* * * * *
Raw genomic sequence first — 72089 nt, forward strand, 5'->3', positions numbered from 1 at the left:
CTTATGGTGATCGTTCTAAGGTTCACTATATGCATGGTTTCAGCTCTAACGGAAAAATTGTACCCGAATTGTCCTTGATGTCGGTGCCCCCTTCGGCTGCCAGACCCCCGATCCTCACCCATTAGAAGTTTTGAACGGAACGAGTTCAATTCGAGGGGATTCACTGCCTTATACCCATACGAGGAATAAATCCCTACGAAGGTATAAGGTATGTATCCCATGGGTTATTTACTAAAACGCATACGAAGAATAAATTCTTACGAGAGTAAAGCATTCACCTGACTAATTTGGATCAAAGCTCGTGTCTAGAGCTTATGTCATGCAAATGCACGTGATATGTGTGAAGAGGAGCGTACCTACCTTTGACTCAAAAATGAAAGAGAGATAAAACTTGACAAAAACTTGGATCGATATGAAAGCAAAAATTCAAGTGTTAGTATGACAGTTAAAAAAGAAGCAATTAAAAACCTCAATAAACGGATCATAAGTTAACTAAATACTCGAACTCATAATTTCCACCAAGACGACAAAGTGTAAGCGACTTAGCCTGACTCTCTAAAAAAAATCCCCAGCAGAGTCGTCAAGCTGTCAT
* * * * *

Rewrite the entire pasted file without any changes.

Raw genomic sequence first — 72089 nt, forward strand, 5'->3', positions numbered from 1 at the left:
CTTATGGTGATCGTTCTAAGGTTCACTATATGCATGGTTTCAGCTCTAACGGAAAAATTGTACCCGAATTGTCCTTGATGTCGGTGCCCCCTTCGGCTGCCAGACCCCCGATCCTCACCCATTAGAAGTTTTGAACGGAACGAGTTCAATTCGAGGGGATTCACTGCCTTATACCCATACGAGGAATAAATCCCTACGAAGGTATAAGGTATGTATCCCATGGGTTATTTACTAAAACGCATACGAAGAATAAATTCTTACGAGAGTAAAGCATTCACCTGACTAATTTGGATCAAAGCTCGTGTCTAGAGCTTATGTCATGCAAATGCACGTGATATGTGTGAAGAGGAGCGTACCTACCTTTGACTCAAAAATGAAAGAGAGATAAAACTTGACAAAAACTTGGATCGATATGAAAGCAAAAATTCAAGTGTTAGTATGACAGTTAAAAAAGAAGCAATTAAAAACCTCAATAAACGGATCATAAGTTAACTAAATACTCGAACTCATAATTTCCACCAAGACGACAAAGTGTAAGCGACTTAGCCTGACTCTCTAAAAAAAATCCCCAGCAGAGTCGTCAAGCTGTCAT